3.2.17 We will publish a Supply Chain Strategy for energy efficiency and heat in buildings in 2021. This will expand our existing programmes of support for skills and retraining, cluster building, funding for demonstrators and business support through the enterprise agencies, and will maximise the impact of city and sector deals as well as UK Research and Innovation and Challenge Fund funding. We are also working with Skills Development Scotland to ensure that heat and energy efficiency skills sit at the heart of the Climate Emergency Skills Action Plan.
Positive vision for 2032 and 2045
3.2.18 By 2032, through the scaling of targeted support, a substantial majority of Scotland’s homes will have achieved a good energy efficiency rating, meaning that they are better insulated and have lower demand for heat. The number of socially rented homes achieving a high energy efficiency rating will be maximised, due to the investment of social landlords. As a result, we will have made significant progress in removing poor energy efficiency as a driver for fuel poverty in the majority of Scotland’s homes.
3.2.19 In addition, we will have considerably accelerated the deployment of zero emissions heating, particularly in off gas-grid areas, and we will have seen a significant expansion of low carbon heat networks in heat dense areas. All new homes and buildings consented from 2024 will use zero emissions heating and be highly energy efficient. This process will see Scotland’s economy and society benefit from new jobs and skills development.
3.2.20 Properties connected to the gas grid will be supported to decarbonise through the electrification of heat and connection to heat networks, and through the significant progress that will have been made to decarbonise the gas network. We will see the emergence of an established zero emissions heating market, with a wide range of companies manufacturing, installing and innovating zero and low emissions heating products. As these companies prosper in this transition, they will be exporting and commercialising their expertise.
3.2.21 Buildings across Scotland will have been supported to reduce their energy demand, making it easier and more cost effective to install and operate low carbon heating systems. We will seek to ensure that support is coordinated and managed where possible to deliver economies of scale and high quality workmanship.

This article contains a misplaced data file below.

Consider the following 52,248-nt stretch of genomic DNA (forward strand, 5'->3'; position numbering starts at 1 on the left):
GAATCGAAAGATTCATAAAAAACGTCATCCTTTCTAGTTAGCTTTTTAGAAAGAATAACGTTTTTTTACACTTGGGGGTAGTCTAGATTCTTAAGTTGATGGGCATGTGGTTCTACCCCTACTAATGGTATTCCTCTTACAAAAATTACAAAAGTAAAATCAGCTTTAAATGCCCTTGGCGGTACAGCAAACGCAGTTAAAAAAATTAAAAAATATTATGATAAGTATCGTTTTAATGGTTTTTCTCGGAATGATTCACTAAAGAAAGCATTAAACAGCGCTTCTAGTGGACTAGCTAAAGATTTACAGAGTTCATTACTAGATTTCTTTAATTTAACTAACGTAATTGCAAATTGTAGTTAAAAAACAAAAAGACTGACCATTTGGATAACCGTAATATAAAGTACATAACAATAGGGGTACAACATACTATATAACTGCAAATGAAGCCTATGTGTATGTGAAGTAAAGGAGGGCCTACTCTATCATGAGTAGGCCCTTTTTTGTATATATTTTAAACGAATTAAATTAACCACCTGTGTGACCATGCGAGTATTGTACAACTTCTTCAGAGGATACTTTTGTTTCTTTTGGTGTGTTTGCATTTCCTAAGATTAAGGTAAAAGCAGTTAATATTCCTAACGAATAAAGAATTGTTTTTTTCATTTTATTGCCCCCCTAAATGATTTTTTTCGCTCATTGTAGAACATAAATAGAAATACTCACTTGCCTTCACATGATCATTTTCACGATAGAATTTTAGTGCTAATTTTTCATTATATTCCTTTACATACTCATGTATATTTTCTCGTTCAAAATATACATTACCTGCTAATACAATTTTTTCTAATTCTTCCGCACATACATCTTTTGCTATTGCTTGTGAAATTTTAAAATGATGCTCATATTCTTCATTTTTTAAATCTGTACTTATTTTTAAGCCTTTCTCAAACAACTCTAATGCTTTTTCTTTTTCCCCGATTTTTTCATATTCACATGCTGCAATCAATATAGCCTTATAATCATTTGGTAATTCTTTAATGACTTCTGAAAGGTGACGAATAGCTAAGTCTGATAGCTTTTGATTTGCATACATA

3.2.22 Through all of this, individuals will be enabled to be active participants in the transition. Where we provide support and advice to the general public, we will do so in an appropriate range of languages and formats to ensure that everyone is able to understand their energy use. We will seek to put in place robust customer protections and standards, supporting a just transition and reliable market.
3.2.23 Our vision for 2045 is that our buildings will be much greener and more energy efficient. We will have reduced emissions from, and demand for, heat, so that virtually all buildings are zero emissions. Renewable sources of energy will supply our heating, cooling and lighting needs. People will feel comfortable in their homes all year round, and we will have met our statutory targets for fuel poverty.
3.2.24 Delivering these changes requires further technology innovation, cost reductions and increased familiarity with and adoption of zero emissions heating technologies by people and businesses. They also mean our wider energy system will have to transform to be able to supply secure and affordable zero emissions electricity at scale. Furthermore, they depend upon the right market and pricing signals and regulations being in place.
Route Map to 2032
£1.6 billion Heat in Buildings announced, to be invested over the next Parliament.
2020-2024 – Non Domestic Public Sector Energy Efficiency Framework.
Support for investment in Heat Networks: District Heating Loan Fund.
£6.9 million support for the H100 hydrogen for domestic heat demonstrator.
Heat pumps cashback schemes for households and SME businesses initiated.
Consult on a skills plan for heat in buildings.
Net Zero Public Sector Buildings Standard for new builds.
Public Engagement Strategy for heat decarbonisation developed.
Minimum energy efficiency standards for the domestic private rented sector introduced.
Funding via CARES for community zero and low emissions heat projects aimed at supporting off-grid communities to transition to net zero.
Scottish Cities’ action plans on heat and energy efficiency.